About Us

Betsy has over 15 years of professional experience buying, selling, and training horses and riders. She has over 20 years of practical experience in a wide range of English disciplines and professional equine venues. As a kid she worked for Bill and Lori Hoos at Wil-lo Blue Farm in Tennessee, where she moved through the young riders' program and ran her first CCI*. In college, Betsy rode on the Mississippi State University IHSA Equestrian Team and interned as a journalist at the Chronicle of the Horse; she also exercised steeplechase horses for Doug Fout in Virginia.

Like Betsy, Jessie has over 20 years of practical experience riding and working with horses. Jessie grew up in Massachusetts riding with Carol Mayo and Stephie Baer. Through college she rode on the Smith College IHSA Equestrian Team and rode/competed horses for Stephie at Chase Farm. After College, Jessie took some time off of full time riding to get her Master degree in Art History of the Courtauld Institute of Art in London. She has pursued a number of dress related jobs in textile conservation, museum collections, and also film, but has since decided this is where her heart lies. She has ridden with the top professional including Leslie Law, Buck Davidson, Lucinda Green, and Dottie Morkis.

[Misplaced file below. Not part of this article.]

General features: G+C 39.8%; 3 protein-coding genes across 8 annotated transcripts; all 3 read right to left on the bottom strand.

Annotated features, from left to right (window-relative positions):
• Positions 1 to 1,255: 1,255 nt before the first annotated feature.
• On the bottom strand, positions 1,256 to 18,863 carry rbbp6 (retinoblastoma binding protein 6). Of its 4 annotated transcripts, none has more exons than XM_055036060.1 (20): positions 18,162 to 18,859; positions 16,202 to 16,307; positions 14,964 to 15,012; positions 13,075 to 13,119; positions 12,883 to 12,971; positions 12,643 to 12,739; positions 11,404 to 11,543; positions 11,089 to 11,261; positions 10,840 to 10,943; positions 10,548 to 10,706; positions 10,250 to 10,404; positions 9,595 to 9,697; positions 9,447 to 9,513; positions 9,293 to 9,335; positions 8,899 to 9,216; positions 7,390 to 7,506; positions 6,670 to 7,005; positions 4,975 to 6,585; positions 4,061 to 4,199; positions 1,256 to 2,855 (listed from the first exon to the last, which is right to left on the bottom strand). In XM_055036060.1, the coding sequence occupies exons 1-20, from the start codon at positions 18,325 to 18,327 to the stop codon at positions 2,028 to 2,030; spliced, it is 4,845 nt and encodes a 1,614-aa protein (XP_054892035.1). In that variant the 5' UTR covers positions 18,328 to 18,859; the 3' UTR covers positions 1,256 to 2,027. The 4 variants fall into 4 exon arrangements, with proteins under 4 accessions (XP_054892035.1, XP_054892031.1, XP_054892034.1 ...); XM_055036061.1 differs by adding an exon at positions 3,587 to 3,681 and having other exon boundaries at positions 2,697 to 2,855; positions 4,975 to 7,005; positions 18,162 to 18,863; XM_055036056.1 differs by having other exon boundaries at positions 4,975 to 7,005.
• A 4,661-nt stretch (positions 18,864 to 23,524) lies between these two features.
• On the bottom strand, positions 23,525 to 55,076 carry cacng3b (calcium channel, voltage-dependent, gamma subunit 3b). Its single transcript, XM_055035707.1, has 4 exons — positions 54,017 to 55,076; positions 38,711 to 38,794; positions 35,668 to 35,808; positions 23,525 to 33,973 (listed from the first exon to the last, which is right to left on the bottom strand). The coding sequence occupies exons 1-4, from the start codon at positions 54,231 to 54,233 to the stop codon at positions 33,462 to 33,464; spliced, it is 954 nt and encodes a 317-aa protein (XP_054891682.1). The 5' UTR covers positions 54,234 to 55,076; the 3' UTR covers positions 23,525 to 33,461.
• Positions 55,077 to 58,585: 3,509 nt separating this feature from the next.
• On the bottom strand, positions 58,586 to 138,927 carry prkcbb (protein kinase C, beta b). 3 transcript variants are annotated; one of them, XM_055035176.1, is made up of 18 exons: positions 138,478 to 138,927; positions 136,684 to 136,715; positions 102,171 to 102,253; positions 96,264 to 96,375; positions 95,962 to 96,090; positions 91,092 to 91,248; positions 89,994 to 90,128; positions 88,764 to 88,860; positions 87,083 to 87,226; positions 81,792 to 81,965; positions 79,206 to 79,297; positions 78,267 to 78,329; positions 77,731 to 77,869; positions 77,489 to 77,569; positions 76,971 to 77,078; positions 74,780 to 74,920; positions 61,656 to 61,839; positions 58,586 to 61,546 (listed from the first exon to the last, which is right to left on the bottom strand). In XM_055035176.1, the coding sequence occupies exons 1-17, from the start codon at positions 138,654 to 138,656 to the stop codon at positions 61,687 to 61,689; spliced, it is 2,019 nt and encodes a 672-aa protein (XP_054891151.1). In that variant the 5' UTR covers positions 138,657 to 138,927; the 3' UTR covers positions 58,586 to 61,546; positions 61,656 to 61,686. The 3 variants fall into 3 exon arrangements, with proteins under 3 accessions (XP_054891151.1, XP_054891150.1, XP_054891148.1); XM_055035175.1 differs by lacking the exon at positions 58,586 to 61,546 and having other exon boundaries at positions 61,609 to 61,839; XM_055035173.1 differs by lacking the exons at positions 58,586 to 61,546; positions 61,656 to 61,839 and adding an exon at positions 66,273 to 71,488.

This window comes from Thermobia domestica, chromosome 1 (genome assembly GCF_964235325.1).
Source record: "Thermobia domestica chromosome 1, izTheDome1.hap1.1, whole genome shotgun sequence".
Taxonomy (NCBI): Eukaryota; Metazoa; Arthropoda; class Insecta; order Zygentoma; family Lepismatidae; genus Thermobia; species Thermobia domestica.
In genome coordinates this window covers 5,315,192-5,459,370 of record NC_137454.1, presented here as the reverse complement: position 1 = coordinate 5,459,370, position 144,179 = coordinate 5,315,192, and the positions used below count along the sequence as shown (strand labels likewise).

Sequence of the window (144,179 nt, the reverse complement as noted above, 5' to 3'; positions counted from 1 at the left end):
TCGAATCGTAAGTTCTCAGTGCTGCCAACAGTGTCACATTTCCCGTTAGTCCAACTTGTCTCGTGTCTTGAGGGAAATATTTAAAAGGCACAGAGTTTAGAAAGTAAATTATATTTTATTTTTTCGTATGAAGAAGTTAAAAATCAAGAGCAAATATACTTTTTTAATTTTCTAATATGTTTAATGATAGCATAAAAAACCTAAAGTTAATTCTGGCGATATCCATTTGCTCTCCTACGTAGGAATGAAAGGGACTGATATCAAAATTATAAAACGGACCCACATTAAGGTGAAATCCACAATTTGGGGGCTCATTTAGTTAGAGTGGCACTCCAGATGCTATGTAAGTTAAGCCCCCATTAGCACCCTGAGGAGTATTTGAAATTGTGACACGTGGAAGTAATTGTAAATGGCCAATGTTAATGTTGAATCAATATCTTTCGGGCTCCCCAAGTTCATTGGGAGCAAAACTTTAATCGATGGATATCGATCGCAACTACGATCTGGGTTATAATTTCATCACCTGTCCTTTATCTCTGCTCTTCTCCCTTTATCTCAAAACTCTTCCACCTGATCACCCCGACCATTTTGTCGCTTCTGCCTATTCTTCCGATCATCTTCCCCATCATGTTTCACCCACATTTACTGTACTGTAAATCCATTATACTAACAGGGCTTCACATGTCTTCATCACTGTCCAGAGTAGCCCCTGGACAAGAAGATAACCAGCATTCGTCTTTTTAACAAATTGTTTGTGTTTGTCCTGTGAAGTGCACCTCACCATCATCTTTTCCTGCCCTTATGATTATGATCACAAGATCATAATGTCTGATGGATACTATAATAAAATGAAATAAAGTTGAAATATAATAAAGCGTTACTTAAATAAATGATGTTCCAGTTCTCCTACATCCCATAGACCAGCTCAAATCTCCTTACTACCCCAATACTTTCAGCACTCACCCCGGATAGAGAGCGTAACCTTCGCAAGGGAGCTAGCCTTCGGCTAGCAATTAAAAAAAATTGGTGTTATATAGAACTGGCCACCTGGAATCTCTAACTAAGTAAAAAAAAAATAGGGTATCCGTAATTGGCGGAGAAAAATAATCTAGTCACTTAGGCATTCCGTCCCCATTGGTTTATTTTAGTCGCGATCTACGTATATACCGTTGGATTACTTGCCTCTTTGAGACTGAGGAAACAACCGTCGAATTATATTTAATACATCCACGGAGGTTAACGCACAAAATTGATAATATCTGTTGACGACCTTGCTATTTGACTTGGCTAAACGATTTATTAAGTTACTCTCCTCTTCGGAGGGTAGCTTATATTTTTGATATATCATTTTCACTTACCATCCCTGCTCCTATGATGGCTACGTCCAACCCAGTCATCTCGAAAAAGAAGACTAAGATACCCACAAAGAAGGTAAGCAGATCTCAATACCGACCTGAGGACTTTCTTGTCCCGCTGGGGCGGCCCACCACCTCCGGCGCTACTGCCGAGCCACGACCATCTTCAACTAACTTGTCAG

Bill Mann was born in Webster County Mississippi where his family had a small farm with horses and mules. After graduating from high school, Bill served for six years in the Mississippi Army National Guard and then taught in Lowndes County Public School while he studied architecture. In 1989 he received his license. He has traveled in Israel, Jordan, Central America, and the Caribbean as architect on various archeological expeditions and construction projects in the 1980s and 1990s. He currently has his own architectural firm in Starkville, Mississippi and enjoys studying history and genealogy as well as working around the farm.

History of Redbud Farm:

The present Redbud Farm is part of a 2000 acre tract of land originally owned by Giles Thompson, a member of the Choctaw Nation. Thompson sold the land for $3,000.00 on January 15, 1836 to James Gay of Monroe County Mississippi.

During the late 1830s and early 1840s James and Martha Bates Gay built a house and raised a large family on the property. They son John Hampton Gay and his wife Margaret later established a plantation on this land.

The farm passed down to John and Margaret's son, Charles Edward Gay who lived there until he joined the Confederate Army in 1861... continue reading